Tuesday, October 22, 2019

Officer Lacked Reasonable Suspicion to Arrest Defendant for Failing to Obey a Lawful Order

United States v. Romero, Jr., --- F.3d ---, 2019 WL 4197484 (10th Cir. Sept. 5, 2019): In this felon-in-possession and possession-of-a-stolen firearm case, the 10th agrees the Las Cruces cop lacked probable cause to arrest Mr. Romero for resisting a lawful order and thus had no right to search Mr. Romero’s backpack--in which the weapon was found--incident to the arrest. The majority did not address whether the officer initially had reasonable suspicion to order Mr. Romero to submit to a frisk.

The facts were that the Las Cruces officer saw Mr. Romero looking into the window on the front entry of a church at about 5:30 p.m. on a Friday. The officer went back to question the person he saw. At that time, Mr. Romero was filling up a water bottle from a hose on the side of the church and had a cell phone that he was charging. The officer immediately and rudely escalated the exchange and within seconds had pointed his taser at Mr. Romero and within about a minute had Mr. Romero on the ground getting arrested. The majority (Judges Ebell and Lucero) correctly concluded that Mr. Romero did not refuse to obey the officer’s commands in any way that would constitute unlawful resistance under NMSA 1978, 30-22-1(D). Since there was no unlawful resistance, the officer’s arrest was not supported by probable cause and no right to search the backpack incident to the arrest. Moreover, the majority rejected the government’s argument that, even if the arrest was not supported by probable cause, the officer made a reasonable mistake of law. The Court relied on the decision in US v. Cunningham, 630 Fed.Appx. 873 (10th Cir. 2015) (Unpublished), in which the panel had held that an officer’s mistake of law may be reasonable if (1) the law is ambiguous and (2) the law has not been previously construed by the relevant courts. In this case, the potentially ambiguous language has been clarified on several prior occasions by the NM courts. It was not objectively reasonable for the officer to make any mistake of law. Accordingly, the district court’s denial of the motion to suppress was reversed.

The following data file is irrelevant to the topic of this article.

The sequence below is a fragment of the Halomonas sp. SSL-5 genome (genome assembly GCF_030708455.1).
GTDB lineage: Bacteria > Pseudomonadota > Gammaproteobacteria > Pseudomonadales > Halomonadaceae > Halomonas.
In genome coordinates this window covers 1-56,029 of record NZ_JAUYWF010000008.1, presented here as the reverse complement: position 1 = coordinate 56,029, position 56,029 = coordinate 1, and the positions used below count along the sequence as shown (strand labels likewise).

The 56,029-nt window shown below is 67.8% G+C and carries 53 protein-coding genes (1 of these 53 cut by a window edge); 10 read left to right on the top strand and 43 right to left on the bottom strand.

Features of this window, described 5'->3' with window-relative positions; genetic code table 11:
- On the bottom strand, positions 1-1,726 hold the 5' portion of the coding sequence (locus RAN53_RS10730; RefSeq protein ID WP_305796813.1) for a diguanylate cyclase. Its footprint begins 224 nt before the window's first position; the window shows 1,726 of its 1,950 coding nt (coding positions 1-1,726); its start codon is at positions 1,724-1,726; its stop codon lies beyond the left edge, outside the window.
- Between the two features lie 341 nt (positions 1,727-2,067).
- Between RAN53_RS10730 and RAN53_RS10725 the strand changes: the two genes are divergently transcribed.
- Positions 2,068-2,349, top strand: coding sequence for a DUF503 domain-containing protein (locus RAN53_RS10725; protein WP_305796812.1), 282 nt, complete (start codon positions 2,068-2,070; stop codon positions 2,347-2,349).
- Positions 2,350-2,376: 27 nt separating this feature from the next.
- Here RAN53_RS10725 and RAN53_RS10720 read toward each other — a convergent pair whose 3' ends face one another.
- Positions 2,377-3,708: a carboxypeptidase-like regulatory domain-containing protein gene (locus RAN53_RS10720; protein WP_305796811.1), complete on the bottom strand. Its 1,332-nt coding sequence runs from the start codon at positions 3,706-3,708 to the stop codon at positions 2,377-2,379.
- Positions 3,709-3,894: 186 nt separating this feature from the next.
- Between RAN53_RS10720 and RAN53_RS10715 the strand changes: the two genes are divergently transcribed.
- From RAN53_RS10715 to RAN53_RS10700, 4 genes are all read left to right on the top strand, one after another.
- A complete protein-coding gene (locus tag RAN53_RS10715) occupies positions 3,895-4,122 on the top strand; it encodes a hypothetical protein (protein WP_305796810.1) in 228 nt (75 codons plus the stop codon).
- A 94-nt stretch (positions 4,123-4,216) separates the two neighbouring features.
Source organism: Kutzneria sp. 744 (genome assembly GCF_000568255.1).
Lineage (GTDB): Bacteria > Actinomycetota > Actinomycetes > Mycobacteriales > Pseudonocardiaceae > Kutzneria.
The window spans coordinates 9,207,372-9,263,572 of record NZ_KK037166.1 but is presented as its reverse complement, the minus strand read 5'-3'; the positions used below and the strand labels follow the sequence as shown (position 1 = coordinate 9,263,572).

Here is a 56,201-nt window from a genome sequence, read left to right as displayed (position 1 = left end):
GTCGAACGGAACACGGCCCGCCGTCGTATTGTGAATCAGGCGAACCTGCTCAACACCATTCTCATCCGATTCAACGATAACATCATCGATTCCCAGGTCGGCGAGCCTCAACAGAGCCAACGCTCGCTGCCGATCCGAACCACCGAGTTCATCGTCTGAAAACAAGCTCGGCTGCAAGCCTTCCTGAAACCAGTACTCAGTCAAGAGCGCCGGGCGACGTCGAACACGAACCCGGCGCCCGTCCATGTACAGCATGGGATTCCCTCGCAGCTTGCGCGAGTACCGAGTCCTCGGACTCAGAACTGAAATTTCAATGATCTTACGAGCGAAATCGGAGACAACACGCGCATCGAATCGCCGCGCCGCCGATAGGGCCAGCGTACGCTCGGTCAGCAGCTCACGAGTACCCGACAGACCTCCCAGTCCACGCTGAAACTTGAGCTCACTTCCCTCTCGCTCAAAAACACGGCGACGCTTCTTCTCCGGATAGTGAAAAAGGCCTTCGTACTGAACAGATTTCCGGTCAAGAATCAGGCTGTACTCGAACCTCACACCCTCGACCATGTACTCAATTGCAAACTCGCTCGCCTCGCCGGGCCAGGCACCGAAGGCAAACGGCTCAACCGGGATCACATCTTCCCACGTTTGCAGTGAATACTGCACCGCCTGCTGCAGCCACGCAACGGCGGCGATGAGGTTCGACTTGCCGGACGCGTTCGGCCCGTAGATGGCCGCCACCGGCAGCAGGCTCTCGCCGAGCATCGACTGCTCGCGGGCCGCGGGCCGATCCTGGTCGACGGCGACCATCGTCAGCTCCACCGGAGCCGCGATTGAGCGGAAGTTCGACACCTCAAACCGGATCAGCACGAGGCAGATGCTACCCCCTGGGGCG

Tymkovich dissented, based on a second-by-second parsing of the video of the incident concluding that there was reasonable suspicion to pat Mr. Romero down and Mr. Romero “resisted” by taking a few seconds to comply with the officer’s orders.